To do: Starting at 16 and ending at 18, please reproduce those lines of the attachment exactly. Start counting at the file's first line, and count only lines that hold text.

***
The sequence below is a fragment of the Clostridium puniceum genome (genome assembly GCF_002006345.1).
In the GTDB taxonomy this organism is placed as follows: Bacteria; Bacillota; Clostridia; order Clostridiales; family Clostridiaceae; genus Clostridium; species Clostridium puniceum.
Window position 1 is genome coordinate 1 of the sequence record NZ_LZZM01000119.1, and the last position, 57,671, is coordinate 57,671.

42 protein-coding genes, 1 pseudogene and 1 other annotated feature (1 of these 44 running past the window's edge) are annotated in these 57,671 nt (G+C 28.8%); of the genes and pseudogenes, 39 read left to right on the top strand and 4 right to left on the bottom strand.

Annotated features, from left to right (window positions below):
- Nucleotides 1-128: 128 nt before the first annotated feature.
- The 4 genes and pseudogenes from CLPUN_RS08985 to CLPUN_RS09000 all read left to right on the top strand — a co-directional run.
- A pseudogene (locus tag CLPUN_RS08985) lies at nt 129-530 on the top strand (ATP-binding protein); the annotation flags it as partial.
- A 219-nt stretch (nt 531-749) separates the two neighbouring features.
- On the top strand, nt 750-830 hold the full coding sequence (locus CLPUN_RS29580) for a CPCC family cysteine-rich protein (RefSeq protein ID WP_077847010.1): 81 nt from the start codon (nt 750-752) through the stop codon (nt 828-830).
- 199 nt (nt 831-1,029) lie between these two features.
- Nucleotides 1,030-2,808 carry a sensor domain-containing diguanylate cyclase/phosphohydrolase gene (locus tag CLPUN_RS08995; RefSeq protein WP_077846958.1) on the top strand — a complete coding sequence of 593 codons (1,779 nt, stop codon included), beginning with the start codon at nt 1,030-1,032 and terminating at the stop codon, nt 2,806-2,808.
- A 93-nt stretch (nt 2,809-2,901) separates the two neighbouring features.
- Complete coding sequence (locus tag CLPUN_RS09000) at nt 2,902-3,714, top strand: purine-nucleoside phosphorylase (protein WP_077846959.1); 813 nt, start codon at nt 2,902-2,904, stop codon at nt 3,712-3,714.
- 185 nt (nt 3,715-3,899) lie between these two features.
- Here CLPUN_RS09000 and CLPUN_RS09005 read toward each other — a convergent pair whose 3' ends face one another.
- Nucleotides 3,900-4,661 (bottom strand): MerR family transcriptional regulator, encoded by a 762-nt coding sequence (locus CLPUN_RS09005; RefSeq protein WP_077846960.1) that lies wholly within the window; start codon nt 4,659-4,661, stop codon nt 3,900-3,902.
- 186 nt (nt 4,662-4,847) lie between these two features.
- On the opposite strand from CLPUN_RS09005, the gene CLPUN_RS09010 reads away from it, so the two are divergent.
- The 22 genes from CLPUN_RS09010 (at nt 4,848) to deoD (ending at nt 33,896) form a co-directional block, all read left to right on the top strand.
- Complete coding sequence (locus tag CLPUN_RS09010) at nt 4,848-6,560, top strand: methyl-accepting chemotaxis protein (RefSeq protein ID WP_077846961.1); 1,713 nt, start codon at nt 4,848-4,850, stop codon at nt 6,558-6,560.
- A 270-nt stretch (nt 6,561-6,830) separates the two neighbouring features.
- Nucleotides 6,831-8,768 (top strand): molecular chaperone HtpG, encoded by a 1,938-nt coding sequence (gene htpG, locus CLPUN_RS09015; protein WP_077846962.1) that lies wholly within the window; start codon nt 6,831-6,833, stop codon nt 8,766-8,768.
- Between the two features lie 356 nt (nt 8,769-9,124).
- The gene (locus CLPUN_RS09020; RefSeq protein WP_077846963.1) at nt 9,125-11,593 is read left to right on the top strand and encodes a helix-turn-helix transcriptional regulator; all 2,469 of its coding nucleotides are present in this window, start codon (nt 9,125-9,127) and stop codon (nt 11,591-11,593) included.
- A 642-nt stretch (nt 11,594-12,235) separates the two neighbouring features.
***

- Here CLPUN_RS09000 and CLPUN_RS09005 read toward each other — a convergent pair whose 3' ends face one another.
- Nucleotides 3,900-4,661 (bottom strand): MerR family transcriptional regulator, encoded by a 762-nt coding sequence (locus CLPUN_RS09005; RefSeq protein WP_077846960.1) that lies wholly within the window; start codon nt 4,659-4,661, stop codon nt 3,900-3,902.
- 186 nt (nt 4,662-4,847) lie between these two features.